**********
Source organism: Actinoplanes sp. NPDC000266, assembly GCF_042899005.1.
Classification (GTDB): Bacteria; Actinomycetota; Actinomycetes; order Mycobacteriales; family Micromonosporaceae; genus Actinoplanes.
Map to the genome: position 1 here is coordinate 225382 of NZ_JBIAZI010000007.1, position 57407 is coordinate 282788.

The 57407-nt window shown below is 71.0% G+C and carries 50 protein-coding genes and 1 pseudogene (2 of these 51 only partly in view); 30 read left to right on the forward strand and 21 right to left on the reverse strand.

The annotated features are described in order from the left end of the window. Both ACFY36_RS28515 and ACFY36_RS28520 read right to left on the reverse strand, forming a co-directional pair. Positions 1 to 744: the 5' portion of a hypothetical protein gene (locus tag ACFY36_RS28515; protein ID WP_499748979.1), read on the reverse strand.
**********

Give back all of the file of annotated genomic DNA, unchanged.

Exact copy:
Source organism: Actinoplanes sp. NPDC000266, assembly GCF_042899005.1.
Classification (GTDB): Bacteria; Actinomycetota; Actinomycetes; order Mycobacteriales; family Micromonosporaceae; genus Actinoplanes.
Map to the genome: position 1 here is coordinate 225382 of NZ_JBIAZI010000007.1, position 57407 is coordinate 282788.

The 57407-nt window shown below is 71.0% G+C and carries 50 protein-coding genes and 1 pseudogene (2 of these 51 only partly in view); 30 read left to right on the forward strand and 21 right to left on the reverse strand.

The annotated features are described in order from the left end of the window. Both ACFY36_RS28515 and ACFY36_RS28520 read right to left on the reverse strand, forming a co-directional pair. Positions 1 to 744: the 5' portion of a hypothetical protein gene (locus tag ACFY36_RS28515; protein ID WP_499748979.1), read on the reverse strand.